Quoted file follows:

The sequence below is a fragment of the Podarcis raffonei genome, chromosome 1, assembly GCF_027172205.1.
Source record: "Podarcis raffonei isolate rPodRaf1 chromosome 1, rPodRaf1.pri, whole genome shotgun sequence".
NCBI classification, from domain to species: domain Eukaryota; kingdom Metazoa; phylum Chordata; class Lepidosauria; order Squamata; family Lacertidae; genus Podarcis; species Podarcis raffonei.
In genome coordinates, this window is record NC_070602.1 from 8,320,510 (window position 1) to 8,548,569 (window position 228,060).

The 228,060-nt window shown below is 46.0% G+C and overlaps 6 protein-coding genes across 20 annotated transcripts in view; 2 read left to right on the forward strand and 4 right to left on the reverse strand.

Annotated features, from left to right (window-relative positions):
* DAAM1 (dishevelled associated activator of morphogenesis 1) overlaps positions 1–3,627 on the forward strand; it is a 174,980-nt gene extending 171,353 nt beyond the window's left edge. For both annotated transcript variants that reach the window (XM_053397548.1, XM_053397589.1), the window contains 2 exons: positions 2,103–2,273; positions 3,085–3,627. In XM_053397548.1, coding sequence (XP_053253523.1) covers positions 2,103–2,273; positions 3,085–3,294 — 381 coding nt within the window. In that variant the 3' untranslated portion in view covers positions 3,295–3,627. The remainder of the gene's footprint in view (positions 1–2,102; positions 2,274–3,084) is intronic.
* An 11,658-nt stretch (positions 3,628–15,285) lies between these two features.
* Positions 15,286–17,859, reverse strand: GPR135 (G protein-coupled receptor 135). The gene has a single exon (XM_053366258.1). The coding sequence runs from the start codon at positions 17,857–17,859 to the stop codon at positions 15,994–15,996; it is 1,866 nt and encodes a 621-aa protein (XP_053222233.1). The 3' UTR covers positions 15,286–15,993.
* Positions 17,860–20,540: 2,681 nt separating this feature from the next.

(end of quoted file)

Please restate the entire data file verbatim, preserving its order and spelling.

The sequence below is a fragment of the Podarcis raffonei genome, chromosome 1, assembly GCF_027172205.1.
Source record: "Podarcis raffonei isolate rPodRaf1 chromosome 1, rPodRaf1.pri, whole genome shotgun sequence".
NCBI classification, from domain to species: domain Eukaryota; kingdom Metazoa; phylum Chordata; class Lepidosauria; order Squamata; family Lacertidae; genus Podarcis; species Podarcis raffonei.
In genome coordinates, this window is record NC_070602.1 from 8,320,510 (window position 1) to 8,548,569 (window position 228,060).

The 228,060-nt window shown below is 46.0% G+C and overlaps 6 protein-coding genes across 20 annotated transcripts in view; 2 read left to right on the forward strand and 4 right to left on the reverse strand.

Annotated features, from left to right (window-relative positions):
* DAAM1 (dishevelled associated activator of morphogenesis 1) overlaps positions 1–3,627 on the forward strand; it is a 174,980-nt gene extending 171,353 nt beyond the window's left edge. For both annotated transcript variants that reach the window (XM_053397548.1, XM_053397589.1), the window contains 2 exons: positions 2,103–2,273; positions 3,085–3,627. In XM_053397548.1, coding sequence (XP_053253523.1) covers positions 2,103–2,273; positions 3,085–3,294 — 381 coding nt within the window. In that variant the 3' untranslated portion in view covers positions 3,295–3,627. The remainder of the gene's footprint in view (positions 1–2,102; positions 2,274–3,084) is intronic.
* An 11,658-nt stretch (positions 3,628–15,285) lies between these two features.
* Positions 15,286–17,859, reverse strand: GPR135 (G protein-coupled receptor 135). The gene has a single exon (XM_053366258.1). The coding sequence runs from the start codon at positions 17,857–17,859 to the stop codon at positions 15,994–15,996; it is 1,866 nt and encodes a 621-aa protein (XP_053222233.1). The 3' UTR covers positions 15,286–15,993.
* Positions 17,860–20,540: 2,681 nt separating this feature from the next.